Fuel poverty the gift of Christmas for 300k UK households
By Katie Anderson on December 19, 2012
A report published by the Fuel Poverty Advisory Group (FPAG) claims as many as 300,000 more households in the UK will suffer from fuel poverty this winter.
Fuel poverty is said to occur when a household spends at least ten per cent of its monthly or annual income on energy. Some 2.7 million households in England can be described as fuel poor, whilst the numbers are equally dire if not worse for people living in Wales, Scotland and Northern Ireland.
One of the main reasons why so many households are expected to join the ranks of fuel-poor homes in the UK this winter is the rising cost of energy. Five of the six leading energy suppliers in Britain increased energy tariffs before December, whilst E.ON announced last week that it plans to increase tariffs for gas and electricity early next year.
The ever-increasing cost of energy has coincided with economic problems that show little sign of easing; while real wages have decreased, unemployment (save for last month) and the cost of living have risen sharply. The result is that millions of households are being squeezed financially and eventually something has to give; unfortunately, that something in many homes would appear to be central heating or electricity.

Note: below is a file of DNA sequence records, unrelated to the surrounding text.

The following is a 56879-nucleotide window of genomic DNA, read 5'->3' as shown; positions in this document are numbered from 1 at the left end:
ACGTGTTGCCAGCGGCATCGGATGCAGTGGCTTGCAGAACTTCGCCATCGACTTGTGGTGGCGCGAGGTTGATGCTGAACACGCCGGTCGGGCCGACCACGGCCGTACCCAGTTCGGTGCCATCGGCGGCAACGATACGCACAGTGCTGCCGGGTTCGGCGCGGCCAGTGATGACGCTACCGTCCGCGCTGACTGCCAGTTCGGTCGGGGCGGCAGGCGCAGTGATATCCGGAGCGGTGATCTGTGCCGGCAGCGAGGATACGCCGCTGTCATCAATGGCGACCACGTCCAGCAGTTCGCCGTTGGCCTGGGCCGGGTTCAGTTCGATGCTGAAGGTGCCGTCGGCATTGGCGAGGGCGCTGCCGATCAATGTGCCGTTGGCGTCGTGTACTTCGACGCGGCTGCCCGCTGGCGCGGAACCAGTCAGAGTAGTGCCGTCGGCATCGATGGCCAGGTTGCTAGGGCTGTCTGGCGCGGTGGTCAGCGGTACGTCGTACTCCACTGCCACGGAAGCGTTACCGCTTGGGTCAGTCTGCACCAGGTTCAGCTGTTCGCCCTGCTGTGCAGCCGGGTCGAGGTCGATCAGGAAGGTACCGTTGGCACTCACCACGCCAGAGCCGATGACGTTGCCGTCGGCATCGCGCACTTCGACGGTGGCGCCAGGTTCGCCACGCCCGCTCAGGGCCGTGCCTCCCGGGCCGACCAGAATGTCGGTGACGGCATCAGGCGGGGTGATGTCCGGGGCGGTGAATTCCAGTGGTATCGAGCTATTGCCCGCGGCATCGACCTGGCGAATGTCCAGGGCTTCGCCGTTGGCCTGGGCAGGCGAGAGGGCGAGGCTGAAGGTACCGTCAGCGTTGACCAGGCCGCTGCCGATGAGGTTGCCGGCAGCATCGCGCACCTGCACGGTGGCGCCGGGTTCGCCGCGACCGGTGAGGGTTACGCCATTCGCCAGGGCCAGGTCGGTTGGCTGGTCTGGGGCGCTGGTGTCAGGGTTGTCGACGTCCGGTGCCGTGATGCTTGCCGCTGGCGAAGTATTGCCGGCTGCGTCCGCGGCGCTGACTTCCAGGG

According to the FPAG, the situation for Britons is set to worsen. By 2027, an estimated 63 billion would have been added to domestic energy bills. Carbon emission targets, EU regulations and continued investment in gas energy have been cited among the leading causes of rising energy bills.
As quoted by the BBC, the Chairman of FPAG, Derek Lickorish, explained: “A toxic cocktail of rising wholesale prices, the high cost of energy reforms and cuts in incomes for many households means fuel poverty levels are set to sky-rocket without radical action. Time is running out for the government to fuel poverty proof the homes of those on the lowest incomes”.
Ironically, government measures designed to help households (namely the Energy Company Obligation) could end up costing them more money. Around £116 could be added to the average annual energy bill in fuel-poor homes that do not receive adequate state support for installing energy-saving measures such as loft insulation and cavity wall insulation.